The Armored Sentinel (Temple, Tex.), Vol. 1, No. 14, Ed. 1 Thursday, April 9, 1953 Page: 22 of 31
The following text was automatically extracted from the image on this page using optical character recognition software:
LOOKING NORTH AT K1L-
LiEEN This aerial shot was
By BEA HEATHERLY
There's a rythmic beating in
Killeen—something you can feel
and can't see.
It's the pounding of the piston
of civic enterprize the engine of
growth chugging steadily forward
invisible day by day but determ
ined and effective and full of re
Three years ago the modern
housing developments which dot
the city were non-existent—the
The major city streets in Killeen
are expected to be the best in the
area when the city completes its
current $350000 improvement pro
Plans and specifications are be
ing drawn for the improvements
now and money for the program
already has been appropriated.
Present plans call for complete
improvement of all major thorough
fares as well as reconstruction of
all downtown streets.
Some of the streets that are to
be completely rebuilt are Gray
Street Fort Hood Road Fourth
and Eighth streets Avenues and
D Dean avenue and numerous
While this major program is go
ing on the usual curb and gutter
and paving program will also con
tinue. Under it property owners
along other streets and the city
cooperate in paying curb gutter
and paving construction costs.
The first postmaster of Killeen
was E. M. Spencer who had a
small office in a building facing
taken from a few hundred feet
above U.S. 190 where it turns
into the main part of Killeen.
fully equipped high school and new
elementary schools are both less
than two years old—almost every
church in the city has built or is
planning a new and expanded
building to take care of the in
Killeen began its bean-sprout
growth in the eai'ly '40's when Fort
Hood then Camp Hood came into
Civilian workers flooded the city
overnight and housing was scarce.
The business district couldn't hope
to handle the influx of money.
The people realized that things
had to be done and done quickly.
Schools were needed. More busi
nesses were needed. A permanent
fire department and enlarged po
lice force were necessities.
Money was raised to pave
streets to extend street lights to
take care of garbage disposal to
The town began to grow up.
And young men came to Killeen.
They say "I came here because
I saw Killeen as a city of oppor
tunity—a growing thriving place
where a young man can get a start
in business and make a name for
himself while he is still in his 20's
They believed. They accomp
They built a city park that keeps
improving every day. A three-year
street lighting program was begun
and a nationally recognized gar
bage disposal system set up. A
continuing street development pro
gram was started and plans were
made for a swimming pool.
The Chamber of Commerce was
newly organized two years ago
and for the first time a permanent
manager was secured. Thirty-year-
old Arnold Mathias took over the
reins of the undeveloped group
and through his work and the work
The Santa Fe station is at lower
right. At upper right just on the
edge of the picture is Castle
Killeen Has Blossomed In 3 Years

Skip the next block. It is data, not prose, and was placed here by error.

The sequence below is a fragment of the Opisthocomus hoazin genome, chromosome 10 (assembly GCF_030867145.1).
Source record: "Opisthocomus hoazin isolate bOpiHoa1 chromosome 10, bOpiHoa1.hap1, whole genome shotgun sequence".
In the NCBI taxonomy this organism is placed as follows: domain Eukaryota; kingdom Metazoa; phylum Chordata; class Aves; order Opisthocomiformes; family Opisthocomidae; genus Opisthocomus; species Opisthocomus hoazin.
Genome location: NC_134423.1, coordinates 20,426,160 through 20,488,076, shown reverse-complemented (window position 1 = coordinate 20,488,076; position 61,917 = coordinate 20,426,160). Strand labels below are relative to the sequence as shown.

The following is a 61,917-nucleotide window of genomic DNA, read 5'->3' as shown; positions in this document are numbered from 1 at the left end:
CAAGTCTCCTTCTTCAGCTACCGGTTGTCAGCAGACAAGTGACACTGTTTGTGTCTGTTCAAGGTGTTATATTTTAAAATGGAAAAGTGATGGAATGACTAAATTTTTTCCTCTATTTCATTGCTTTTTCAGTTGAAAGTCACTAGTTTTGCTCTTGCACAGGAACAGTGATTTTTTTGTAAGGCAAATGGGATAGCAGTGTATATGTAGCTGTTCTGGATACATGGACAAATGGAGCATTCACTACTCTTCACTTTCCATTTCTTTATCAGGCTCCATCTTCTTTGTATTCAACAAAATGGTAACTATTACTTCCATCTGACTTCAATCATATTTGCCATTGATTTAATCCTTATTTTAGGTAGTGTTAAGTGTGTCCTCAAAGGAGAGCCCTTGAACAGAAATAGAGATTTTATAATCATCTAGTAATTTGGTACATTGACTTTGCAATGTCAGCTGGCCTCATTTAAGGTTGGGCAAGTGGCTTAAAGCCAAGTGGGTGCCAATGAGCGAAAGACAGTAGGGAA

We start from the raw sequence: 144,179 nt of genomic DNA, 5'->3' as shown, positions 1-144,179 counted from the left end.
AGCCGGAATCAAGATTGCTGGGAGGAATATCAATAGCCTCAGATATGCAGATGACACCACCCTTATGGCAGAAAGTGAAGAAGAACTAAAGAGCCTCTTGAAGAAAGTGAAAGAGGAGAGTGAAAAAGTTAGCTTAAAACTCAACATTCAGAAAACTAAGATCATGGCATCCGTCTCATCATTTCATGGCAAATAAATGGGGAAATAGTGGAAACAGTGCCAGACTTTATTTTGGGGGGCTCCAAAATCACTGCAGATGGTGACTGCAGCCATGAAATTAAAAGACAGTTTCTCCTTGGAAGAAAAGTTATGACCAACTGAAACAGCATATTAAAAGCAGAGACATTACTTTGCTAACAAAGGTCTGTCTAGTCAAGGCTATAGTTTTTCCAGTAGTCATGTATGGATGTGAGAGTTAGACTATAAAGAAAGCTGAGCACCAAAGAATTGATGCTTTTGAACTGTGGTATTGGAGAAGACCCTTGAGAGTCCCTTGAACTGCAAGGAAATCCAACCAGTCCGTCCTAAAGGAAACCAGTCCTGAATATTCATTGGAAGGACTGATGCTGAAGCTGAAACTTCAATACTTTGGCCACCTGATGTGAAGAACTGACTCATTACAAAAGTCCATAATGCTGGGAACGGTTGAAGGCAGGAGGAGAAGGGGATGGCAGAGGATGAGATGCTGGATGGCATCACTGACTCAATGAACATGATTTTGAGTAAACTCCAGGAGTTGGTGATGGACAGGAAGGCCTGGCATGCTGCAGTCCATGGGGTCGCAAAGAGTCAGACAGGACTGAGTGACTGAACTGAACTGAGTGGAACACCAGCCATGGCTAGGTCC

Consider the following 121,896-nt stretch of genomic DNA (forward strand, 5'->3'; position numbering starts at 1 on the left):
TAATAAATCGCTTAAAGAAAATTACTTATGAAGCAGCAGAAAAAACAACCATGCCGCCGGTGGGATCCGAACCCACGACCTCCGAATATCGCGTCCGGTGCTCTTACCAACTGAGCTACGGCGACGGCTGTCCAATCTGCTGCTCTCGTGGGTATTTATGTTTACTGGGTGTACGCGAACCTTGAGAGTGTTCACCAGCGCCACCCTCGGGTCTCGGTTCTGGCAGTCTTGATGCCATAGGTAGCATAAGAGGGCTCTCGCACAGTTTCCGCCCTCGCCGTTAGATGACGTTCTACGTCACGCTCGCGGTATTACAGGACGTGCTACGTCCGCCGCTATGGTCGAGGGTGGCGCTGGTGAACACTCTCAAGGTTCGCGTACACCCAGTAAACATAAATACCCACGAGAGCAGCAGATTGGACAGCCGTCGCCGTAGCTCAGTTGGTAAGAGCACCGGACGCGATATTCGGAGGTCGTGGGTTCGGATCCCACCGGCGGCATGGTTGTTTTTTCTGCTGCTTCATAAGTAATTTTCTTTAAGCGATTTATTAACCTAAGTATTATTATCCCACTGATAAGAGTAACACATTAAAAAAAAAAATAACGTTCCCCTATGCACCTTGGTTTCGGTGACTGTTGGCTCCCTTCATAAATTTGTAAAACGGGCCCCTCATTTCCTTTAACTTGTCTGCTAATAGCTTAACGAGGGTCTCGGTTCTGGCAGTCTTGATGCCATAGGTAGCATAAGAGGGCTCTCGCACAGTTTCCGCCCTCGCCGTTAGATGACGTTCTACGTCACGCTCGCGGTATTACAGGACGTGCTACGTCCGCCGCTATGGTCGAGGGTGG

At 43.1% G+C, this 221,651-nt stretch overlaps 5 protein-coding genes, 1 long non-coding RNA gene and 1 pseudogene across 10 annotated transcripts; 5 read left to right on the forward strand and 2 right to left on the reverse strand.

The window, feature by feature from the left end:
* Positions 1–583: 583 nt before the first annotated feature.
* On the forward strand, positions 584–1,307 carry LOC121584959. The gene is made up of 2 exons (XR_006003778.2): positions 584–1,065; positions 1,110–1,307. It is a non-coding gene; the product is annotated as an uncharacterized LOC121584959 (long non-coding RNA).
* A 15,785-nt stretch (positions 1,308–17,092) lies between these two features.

of his helpers the CC became the
center of activity in the city.
Through the organization's work
Killeen was recognized as a criti
cal defense area and the campaign
which erected hundreds of living
units through the city was insti
They were instrumental in the
establishment of the Luther serv
ice lounge and local USO. A dollar
day was begun through the CC re
tail trade committee.
At pi*esent plans are underway
for beautification of the communi
ty through improved recreational
facilities the building of a library
as yet just an idea—and ever
Heights addition. Killeen's resi
dential section stretches far to
the north and east past the bor
important more water so that
lawns may become green instead
of brown and the city park can
become a real playground for
young people of the city.
President of the Chamber of
Commerce is R. C. Adams Jr.
another man who has made a place
for himself in the city at the age
Adams expects the population of
Killeen to reach the 20000 mark in
the next five years with great ex
pansion of the city's business dis
trict to meet the needs of the in
Killeen boasts five complete de
partment stores 23 grocery stores
THEY THOUGHT IT UP These Killeenites got their heads together and planned to give away
$10000 at the April 12 open house. They are seated left to right Mrs. Allen Hamilton Carl Curlee
Arnold Mathias and Soy Reynolds. Standing left to right are Iiavley Kern and Weldon Goodnight.
ders of this photograph and to
the left until it runs into the
16 service stations and a multitude
of specialized establishments.
It is no longer a boom town but
a stabilized city—and the men who
operate the city's business estab
lishments do not expect another
Said one "Once we depended
entirely on Fort Hood. Now that it
has been deactivated we find that
we can get along without it if we
have to. The city would not fold up
if the fort disappeared altogether."
This is Killeen—a city of oppor
tunity a city of hope a city with
such prospects that one resident
predicted one day it would be "an
other San Antonio."
Here’s what’s next.
This issue can be searched. Note: Results may vary based on the legibility of text within the document.
Citing and Sharing
Basic information for referencing this web page. We also provide extended guidance on usage rights, references, copying or embedding.
Reference the current page of this Newspaper.
The Armored Sentinel (Temple, Tex.), Vol. 1, No. 14, Ed. 1 Thursday, April 9, 1953, newspaper, April 9, 1953; Temple, Texas. (texashistory.unt.edu/ark:/67531/metapth254326/m1/22/: accessed April 23, 2017), University of North Texas Libraries, The Portal to Texas History, texashistory.unt.edu; crediting Casey Memorial Library.